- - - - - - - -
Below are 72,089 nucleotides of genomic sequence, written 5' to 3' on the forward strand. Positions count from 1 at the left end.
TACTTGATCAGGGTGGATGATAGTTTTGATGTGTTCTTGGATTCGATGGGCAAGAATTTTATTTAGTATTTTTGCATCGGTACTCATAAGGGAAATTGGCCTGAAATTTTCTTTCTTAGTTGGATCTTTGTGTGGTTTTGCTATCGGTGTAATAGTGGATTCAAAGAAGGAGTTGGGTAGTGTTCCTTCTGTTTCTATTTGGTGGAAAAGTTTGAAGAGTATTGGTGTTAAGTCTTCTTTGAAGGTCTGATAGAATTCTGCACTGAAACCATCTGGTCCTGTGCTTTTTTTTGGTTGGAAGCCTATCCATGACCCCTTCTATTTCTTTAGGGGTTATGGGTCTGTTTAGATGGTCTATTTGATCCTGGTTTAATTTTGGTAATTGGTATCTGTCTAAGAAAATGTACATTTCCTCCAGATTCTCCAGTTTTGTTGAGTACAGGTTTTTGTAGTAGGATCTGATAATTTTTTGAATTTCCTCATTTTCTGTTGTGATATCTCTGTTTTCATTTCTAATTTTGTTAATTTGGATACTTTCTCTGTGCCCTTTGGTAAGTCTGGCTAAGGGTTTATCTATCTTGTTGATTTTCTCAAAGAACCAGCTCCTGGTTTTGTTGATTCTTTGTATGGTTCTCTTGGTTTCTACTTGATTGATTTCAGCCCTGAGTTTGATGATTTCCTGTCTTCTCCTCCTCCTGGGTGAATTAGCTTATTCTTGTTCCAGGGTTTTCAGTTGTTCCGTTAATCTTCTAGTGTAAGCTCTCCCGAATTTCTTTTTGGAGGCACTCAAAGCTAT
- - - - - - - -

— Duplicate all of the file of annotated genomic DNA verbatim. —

Below are 72,089 nucleotides of genomic sequence, written 5' to 3' on the forward strand. Positions count from 1 at the left end.
TACTTGATCAGGGTGGATGATAGTTTTGATGTGTTCTTGGATTCGATGGGCAAGAATTTTATTTAGTATTTTTGCATCGGTACTCATAAGGGAAATTGGCCTGAAATTTTCTTTCTTAGTTGGATCTTTGTGTGGTTTTGCTATCGGTGTAATAGTGGATTCAAAGAAGGAGTTGGGTAGTGTTCCTTCTGTTTCTATTTGGTGGAAAAGTTTGAAGAGTATTGGTGTTAAGTCTTCTTTGAAGGTCTGATAGAATTCTGCACTGAAACCATCTGGTCCTGTGCTTTTTTTTGGTTGGAAGCCTATCCATGACCCCTTCTATTTCTTTAGGGGTTATGGGTCTGTTTAGATGGTCTATTTGATCCTGGTTTAATTTTGGTAATTGGTATCTGTCTAAGAAAATGTACATTTCCTCCAGATTCTCCAGTTTTGTTGAGTACAGGTTTTTGTAGTAGGATCTGATAATTTTTTGAATTTCCTCATTTTCTGTTGTGATATCTCTGTTTTCATTTCTAATTTTGTTAATTTGGATACTTTCTCTGTGCCCTTTGGTAAGTCTGGCTAAGGGTTTATCTATCTTGTTGATTTTCTCAAAGAACCAGCTCCTGGTTTTGTTGATTCTTTGTATGGTTCTCTTGGTTTCTACTTGATTGATTTCAGCCCTGAGTTTGATGATTTCCTGTCTTCTCCTCCTCCTGGGTGAATTAGCTTATTCTTGTTCCAGGGTTTTCAGTTGTTCCGTTAATCTTCTAGTGTAAGCTCTCCCGAATTTCTTTTTGGAGGCACTCAAAGCTAT